Washington, DC — Across the nation, states continue to broaden and improve legal protections for public employees who blow the whistle on waste, fraud and abuse, according to a new analysis released today by Public Employees for Environmental Responsibility (PEER).   So far in 2012, five states have toughened whistleblower laws for public employees and contract workers.  

In the prior two years, another 20 states enacted stronger whistleblower laws.  Since 2006, when PEER first rated state disclosure laws, nearly half of all states have widened or enhanced their whistleblower laws.  No state has weakened or repealed a whistleblower law.  

During 2012, two states, Minnesota and New Jersey, added laws to address waste and fraud.  Minnesota became the 20th state to adopt a qui tam or whistleblower bounty law, allowing individuals to share in recoveries from contractors who defraud the state.  New Jersey expanded its law to protect state workers who disclose waste of public funds.  Two other states, Illinois and Maryland, extended new whistleblower safeguards to employees of firms contracting with the state.

“State lawmakers increasingly see whistleblowers as tools to help them root out waste and fraud,” stated PEER Staff Counsel Kathryn Douglass, who compiled the state legislation updates.  “This trend toward stronger state whistleblower laws shows no sign of abating.”
PEER has completed a detailed analysis (displayed on its website) of every state’s laws, ranking each on 32 factors affecting the scope of coverage, usefulness and strength of remedies.  By these measures, California, the District of Columbia and Tennessee have the strongest whistleblower laws while Georgia, Indiana and South Dakota have the weakest.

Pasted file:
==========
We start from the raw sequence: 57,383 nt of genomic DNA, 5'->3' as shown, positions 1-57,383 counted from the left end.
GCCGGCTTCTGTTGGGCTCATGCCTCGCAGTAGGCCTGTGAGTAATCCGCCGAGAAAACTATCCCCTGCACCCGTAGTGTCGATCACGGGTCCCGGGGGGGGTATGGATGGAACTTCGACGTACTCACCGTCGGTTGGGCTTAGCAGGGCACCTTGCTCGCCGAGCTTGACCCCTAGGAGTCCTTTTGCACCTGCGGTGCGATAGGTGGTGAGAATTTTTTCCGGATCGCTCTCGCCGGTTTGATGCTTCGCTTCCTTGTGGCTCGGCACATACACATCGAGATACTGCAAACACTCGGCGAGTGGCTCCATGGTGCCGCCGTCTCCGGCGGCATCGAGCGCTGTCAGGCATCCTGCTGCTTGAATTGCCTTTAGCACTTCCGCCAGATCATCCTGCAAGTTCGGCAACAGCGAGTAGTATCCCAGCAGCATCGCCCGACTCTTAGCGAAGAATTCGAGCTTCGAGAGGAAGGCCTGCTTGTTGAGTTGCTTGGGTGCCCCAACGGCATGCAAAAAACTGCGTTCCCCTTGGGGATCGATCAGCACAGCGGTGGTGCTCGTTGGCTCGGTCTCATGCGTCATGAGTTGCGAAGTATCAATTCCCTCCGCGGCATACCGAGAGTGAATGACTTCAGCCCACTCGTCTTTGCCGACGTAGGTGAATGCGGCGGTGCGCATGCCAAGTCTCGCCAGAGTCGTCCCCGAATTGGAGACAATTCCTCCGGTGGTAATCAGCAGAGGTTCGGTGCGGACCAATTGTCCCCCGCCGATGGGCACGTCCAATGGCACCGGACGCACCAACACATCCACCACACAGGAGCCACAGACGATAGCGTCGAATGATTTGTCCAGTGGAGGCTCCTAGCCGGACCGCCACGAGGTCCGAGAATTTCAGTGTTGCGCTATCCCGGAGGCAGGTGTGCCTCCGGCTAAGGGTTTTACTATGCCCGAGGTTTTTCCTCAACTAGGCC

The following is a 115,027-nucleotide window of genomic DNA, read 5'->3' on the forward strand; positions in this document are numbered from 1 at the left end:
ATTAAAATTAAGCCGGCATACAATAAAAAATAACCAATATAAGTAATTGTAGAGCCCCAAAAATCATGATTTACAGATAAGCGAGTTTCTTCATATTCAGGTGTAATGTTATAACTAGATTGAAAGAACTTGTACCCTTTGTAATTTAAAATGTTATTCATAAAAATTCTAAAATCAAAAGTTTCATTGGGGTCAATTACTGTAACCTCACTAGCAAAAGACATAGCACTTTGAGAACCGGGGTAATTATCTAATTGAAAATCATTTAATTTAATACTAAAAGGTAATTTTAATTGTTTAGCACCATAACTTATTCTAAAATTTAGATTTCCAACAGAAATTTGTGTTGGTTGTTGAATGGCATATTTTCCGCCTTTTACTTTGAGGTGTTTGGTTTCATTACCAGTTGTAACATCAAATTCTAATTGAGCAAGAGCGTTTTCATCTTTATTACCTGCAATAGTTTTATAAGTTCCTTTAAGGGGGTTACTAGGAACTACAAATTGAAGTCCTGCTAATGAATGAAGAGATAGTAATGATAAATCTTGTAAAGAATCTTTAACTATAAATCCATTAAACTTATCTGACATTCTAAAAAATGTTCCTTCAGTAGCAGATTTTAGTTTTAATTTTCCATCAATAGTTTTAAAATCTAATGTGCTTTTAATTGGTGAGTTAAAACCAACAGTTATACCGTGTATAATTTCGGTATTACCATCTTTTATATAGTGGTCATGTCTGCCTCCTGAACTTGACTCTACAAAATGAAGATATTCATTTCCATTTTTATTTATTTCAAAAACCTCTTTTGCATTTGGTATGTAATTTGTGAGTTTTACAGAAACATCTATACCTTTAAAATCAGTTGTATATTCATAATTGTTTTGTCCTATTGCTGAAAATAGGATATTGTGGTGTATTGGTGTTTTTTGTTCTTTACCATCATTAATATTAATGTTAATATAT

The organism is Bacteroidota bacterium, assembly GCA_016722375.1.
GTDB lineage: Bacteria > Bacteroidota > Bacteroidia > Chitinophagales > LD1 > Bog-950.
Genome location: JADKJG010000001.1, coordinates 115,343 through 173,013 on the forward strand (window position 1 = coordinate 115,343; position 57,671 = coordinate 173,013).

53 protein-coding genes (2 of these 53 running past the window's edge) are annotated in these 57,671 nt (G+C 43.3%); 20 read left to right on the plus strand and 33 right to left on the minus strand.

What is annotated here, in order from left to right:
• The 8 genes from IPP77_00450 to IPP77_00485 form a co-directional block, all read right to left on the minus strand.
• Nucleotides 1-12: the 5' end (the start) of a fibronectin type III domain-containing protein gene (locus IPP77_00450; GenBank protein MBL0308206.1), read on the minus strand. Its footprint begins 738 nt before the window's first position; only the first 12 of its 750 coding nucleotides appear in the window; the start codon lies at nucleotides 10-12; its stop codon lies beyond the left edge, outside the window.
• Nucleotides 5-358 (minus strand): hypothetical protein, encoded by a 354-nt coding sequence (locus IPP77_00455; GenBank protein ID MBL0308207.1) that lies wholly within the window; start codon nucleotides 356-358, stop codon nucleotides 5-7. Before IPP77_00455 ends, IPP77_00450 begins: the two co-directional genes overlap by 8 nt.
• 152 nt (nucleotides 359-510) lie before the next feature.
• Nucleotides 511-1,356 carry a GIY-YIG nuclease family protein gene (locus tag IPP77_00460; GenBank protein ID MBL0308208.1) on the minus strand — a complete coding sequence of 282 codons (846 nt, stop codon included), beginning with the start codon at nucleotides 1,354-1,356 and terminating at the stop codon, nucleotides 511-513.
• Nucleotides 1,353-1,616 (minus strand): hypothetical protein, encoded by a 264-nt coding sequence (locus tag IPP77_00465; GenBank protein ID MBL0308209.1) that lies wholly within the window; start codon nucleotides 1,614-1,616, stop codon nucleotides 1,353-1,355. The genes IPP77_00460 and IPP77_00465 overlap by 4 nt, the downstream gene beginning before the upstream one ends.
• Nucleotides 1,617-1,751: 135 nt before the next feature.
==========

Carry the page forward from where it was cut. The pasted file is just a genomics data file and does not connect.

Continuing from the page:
“In their role as laboratories for democracy, states are developing new strategies for making public business transparent and shielding those who report problems against reprisal,” added Douglass. “These experiments appear to show that strong whistleblower laws reinforce efficient and effective government.”

As a result of this trend, many states now afford their employees stronger statutory shields than those covering federal workers.  Due to a continuing Congressional stalemate, federal whistleblower reform legislation has been stalled for more than a dozen years.  Safeguards available in several states that are denied to federal civil servants include statutory shields for government scientists confronting suppression or manipulation of technical findings; “anti-gag” provisions forbidding non-disclosure orders; and several states allow whistleblowers the option of a jury trial, a legal route largely foreclosed to federal workers.  

“States are leading the way on protecting whistleblowers while the federal government seems to be stuck in the mud,” Douglass concluded.

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